Iconic children’s publishing imprint, Ladybird, is to launch a redesigned visual identity in an attempt to reach back to the 1970s heyday of the brand.
The Pearson-owned publisher appointed design consultancy OTM, following a three-way pitch last year, to revamp the primary Ladybird marque and branding guidelines. The decision to redesign the identity came after market research showed that the strength of the brand has waned since the 1960s.
‘Ladybird used to have a very strong brand in the 1970s, but it lost that feel when a new identity was introduced,’ says OTM head of design Shaun Le Gassick. ‘We looked at how we could pour some of the iconic strength from the heyday back into the brand.’
The redrawn marque reinstates the oval holding device from the first hardback books. The ladybird symbol is redrawn as a ‘friendlier character’ with more personality – a design simpler than the original diagrammatic ladybird drawings. According to Le Gassick, the design presents the character of a friend who can guide children through learning.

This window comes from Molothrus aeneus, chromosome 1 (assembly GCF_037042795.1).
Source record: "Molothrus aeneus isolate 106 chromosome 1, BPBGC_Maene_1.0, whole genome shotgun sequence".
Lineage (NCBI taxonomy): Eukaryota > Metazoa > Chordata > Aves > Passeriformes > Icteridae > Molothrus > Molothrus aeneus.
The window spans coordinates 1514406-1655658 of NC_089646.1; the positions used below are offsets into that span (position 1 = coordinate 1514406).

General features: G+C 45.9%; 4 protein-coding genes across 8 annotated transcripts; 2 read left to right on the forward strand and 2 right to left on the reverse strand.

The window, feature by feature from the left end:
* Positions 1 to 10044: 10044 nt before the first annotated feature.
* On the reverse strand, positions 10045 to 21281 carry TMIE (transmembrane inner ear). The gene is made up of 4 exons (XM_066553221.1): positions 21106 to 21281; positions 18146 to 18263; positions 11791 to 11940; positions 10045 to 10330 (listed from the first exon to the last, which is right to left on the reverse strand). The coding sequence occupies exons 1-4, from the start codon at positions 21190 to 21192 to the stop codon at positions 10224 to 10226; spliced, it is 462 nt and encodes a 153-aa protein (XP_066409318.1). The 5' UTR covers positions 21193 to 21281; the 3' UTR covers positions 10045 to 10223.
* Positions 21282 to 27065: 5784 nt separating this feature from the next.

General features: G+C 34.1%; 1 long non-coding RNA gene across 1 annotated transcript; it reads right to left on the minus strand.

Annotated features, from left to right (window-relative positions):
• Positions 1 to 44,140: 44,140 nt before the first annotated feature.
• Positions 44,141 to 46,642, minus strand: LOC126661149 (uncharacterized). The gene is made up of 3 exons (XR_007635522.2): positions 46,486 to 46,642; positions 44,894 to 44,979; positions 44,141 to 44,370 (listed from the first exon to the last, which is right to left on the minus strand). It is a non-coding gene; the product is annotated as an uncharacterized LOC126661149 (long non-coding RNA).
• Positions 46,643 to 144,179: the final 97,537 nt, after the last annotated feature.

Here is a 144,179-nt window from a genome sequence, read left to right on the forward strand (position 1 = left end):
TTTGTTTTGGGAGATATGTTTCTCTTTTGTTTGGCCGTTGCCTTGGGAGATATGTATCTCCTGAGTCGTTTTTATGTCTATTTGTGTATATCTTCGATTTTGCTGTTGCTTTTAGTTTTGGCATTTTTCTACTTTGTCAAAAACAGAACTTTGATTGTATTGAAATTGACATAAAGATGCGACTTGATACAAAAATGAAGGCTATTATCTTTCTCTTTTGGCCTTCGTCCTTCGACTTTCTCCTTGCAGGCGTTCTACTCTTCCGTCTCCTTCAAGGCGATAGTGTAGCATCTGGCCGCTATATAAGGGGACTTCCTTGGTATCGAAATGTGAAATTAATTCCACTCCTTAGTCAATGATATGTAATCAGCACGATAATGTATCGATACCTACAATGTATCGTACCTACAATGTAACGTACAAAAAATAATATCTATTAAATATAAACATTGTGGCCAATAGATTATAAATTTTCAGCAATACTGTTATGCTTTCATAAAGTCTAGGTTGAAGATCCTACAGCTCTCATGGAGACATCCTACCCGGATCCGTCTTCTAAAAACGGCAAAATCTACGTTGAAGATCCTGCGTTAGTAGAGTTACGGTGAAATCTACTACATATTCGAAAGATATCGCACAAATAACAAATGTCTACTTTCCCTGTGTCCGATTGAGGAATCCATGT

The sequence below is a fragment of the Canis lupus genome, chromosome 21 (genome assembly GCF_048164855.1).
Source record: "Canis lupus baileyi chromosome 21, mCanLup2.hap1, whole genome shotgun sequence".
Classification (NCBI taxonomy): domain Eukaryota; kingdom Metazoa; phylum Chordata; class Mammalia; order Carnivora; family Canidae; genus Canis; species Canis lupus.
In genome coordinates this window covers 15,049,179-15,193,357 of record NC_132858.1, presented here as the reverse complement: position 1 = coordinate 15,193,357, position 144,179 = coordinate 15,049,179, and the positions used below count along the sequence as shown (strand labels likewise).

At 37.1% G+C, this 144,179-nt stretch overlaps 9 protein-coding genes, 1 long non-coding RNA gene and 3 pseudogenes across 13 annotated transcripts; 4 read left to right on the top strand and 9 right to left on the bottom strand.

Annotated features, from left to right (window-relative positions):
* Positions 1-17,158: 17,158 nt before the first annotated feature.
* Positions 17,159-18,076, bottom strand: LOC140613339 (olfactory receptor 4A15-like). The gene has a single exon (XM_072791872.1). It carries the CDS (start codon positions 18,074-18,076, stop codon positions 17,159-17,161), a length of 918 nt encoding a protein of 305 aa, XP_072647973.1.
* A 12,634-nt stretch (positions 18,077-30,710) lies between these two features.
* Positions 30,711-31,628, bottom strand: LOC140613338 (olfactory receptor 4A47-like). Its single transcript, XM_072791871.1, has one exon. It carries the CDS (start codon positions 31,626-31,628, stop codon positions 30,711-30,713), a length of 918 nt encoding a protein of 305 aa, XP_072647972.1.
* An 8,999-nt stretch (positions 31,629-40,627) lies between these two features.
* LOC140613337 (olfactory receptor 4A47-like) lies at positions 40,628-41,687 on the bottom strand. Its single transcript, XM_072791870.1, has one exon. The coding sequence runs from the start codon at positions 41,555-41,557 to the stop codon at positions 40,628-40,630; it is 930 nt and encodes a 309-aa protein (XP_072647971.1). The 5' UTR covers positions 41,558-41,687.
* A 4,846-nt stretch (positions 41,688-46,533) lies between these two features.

Under the design guidelines drawn up by OTM, the logo moves from the bottom left of the book jackets, returning to its original position in the more prominent top right hand corner.
Le Gassick says that the marque is powerful enough to communicate the brand without the need to spell out the name in text on the covers or spines of the books.
To achieve visual impact when stacked on-shelf in children’s book departments, the spines feature the logo and two large black-on-red spots.
The publisher’s website will also be redesigned, although the project has not yet been awarded to a consultancy.
Ladybird is part of Pearson’s Penguin publishing group, which also includes the Puffin and Dorling Kindersley imprints.